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What future ACA for political science?

About a year ago I was really convinced that automatic content analysis was part of the future for political science. There is a lot of political text out there and hand coding it all is difficult and time consuming. ACA seemed to offer a lot of potential for new insights about agenda setting, political communication, etc.

Last week I attended a workshop on text analysis and migration politics organised by COMPAS. The team there had made a great effort to bring together people working on the technical aspects of ACA (from the field of, as I believe it is known, corpus linguistics) with people trying to apply it to interesting political science questions, especially in the field of migration. I presented a paper with my colleague Tom Nicholls.

Overall both the workshop was really interesting, however it did make me wonder if ACA is going to play quite as key a role in the future of political science as I thought. Several things struck me:

  • ACA in theory eliminates the need for hand coding. But in practice doing ACA properly requires a lot of hand coding to create a training and validation dataset.
  • Getting relatively good results with a naïve bayes classifier which tackles a simple problem (e.g. topic classification) isn’t too technically challenging. But getting very good results is much more complex. Furthermore, the field of corpus linguistics is still very much experimenting to find the best techniques.
  • I’m not really sure how best to present or interpret the measures of accuracy (precision and recall) presented by ACA, nor how to feed them in to a more typical statistical analysis.

All in all I feel there’s a lot of potential here. But doing good ACA also requires a lot of hard work, and the unfamiliar statistics for how accurate it is mean that I’m not sure the results will be accepted at face value by many political scientists.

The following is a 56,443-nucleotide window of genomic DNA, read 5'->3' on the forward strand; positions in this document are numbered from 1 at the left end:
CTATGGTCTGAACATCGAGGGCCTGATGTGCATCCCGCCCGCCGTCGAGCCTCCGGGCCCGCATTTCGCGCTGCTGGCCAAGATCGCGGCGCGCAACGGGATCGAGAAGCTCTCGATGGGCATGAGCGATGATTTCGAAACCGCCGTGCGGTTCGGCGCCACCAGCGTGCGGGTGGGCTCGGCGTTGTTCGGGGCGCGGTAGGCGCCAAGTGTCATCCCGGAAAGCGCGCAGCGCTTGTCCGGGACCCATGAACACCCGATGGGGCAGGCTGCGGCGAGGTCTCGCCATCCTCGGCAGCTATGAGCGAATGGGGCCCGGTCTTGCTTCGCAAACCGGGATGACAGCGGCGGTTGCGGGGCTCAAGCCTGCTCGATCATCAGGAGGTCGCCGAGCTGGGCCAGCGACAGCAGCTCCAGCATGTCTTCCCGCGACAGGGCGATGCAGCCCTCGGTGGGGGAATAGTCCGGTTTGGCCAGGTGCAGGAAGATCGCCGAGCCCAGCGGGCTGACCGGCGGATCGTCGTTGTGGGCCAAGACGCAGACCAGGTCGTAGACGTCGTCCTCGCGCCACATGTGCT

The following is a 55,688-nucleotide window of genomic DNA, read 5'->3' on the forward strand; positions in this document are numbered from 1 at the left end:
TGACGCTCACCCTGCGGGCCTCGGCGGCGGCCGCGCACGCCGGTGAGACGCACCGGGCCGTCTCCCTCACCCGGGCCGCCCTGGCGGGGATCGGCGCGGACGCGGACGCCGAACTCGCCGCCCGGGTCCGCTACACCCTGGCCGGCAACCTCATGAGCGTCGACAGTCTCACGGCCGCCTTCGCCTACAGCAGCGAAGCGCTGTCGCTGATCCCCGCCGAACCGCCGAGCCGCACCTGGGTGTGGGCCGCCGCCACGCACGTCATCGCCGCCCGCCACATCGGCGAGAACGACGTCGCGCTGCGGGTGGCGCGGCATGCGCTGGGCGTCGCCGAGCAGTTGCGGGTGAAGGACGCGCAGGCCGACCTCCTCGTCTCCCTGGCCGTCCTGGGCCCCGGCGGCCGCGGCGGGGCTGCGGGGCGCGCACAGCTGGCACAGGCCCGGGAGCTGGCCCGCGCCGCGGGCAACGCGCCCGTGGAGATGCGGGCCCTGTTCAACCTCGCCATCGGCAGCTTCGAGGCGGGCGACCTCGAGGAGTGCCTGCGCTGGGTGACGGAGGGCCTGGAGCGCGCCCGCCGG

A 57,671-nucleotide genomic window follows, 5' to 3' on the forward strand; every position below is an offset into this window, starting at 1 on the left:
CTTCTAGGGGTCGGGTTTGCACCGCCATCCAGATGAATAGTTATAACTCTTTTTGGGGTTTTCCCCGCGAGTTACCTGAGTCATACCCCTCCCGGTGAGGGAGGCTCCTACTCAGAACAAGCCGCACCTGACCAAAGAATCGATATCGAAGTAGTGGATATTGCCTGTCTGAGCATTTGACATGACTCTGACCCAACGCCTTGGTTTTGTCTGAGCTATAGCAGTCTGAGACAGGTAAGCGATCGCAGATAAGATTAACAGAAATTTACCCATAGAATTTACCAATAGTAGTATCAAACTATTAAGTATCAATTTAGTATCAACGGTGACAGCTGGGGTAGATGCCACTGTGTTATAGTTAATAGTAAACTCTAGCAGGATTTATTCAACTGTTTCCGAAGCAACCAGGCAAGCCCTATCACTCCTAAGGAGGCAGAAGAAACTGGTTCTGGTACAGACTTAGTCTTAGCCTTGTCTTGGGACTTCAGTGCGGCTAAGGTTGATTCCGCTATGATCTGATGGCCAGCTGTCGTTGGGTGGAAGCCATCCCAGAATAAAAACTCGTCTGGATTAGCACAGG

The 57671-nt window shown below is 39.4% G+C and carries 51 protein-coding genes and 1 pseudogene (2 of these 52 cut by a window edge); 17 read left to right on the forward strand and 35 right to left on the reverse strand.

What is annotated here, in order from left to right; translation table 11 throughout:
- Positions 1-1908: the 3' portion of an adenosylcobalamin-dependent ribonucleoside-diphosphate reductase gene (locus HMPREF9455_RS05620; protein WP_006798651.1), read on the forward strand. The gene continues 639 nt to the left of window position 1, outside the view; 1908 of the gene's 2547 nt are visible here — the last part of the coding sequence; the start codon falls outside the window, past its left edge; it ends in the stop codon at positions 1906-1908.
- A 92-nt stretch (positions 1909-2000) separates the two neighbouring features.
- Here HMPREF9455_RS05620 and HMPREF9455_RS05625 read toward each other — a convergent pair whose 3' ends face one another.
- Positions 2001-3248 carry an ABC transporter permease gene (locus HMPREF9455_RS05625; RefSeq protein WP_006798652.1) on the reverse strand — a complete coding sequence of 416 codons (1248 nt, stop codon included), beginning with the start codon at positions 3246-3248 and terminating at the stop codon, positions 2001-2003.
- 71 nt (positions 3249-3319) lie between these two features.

By |2013-11-12T10:32:44+00:00November 12th, 2013|Programming, Research, Social Science Computing|0 Comments

Research Skills for the World of Big Data

Last week I finished teaching a five day workshop entitled ‘Research Skills for the World of Big Data’ at the EUI, which was kind of a follow up to a course I taught there in 2012. We had about 15 students along interested in learning how Python programming skills can help with social research. I really enjoyed teaching the workshop and the feedback was very positive (average evaluation 9.11 / 10). It is a big challenge to teach programming to beginners, especially social scientists who I think are used to different methods of learning. Nevertheless the students were committed and really smart which makes things easier. I learnt a lot doing the workshop and will improve a few things next time.


Types are a perennial headache in social science computing. One of the reasons I like perl is that it is so tolerant to variable types changing dynamically according to their context – saves a lot of time when scripting and also much easier to explain to students. It’s pretty clear which one of these is easier to explain to a beginner:

Yesterday however I ran into an even more annoying typing problem in R. I needed to export a large dataset (600,000 obs x 100 vars) which I only had in .RData. Using write.table() quickly hits R’s upper memory buffer. So I set up a simple loop to divide up the file on the basis of area_id, a variable with around 40 unique values:

What do I get? 40 files with nothing in them. Subset clearly isn’t working. A closer look at the last value country took turns this up:

What’s happening? R doesn’t think country or even country[1] are equivalent to 6. But when I assign country[1] to another variable (without making any explicit attempt to change types) then everything works. It’s not really clear to me why that should be. But this sort of typing difficulty is one of the things that puts beginners off: and I think it’s especially a shame in R since this language should be oriented towards the needs of small script writers.

By |2012-11-20T17:53:25+00:00November 20th, 2012|Perl, Programming, Python, R, Social Science Computing|0 Comments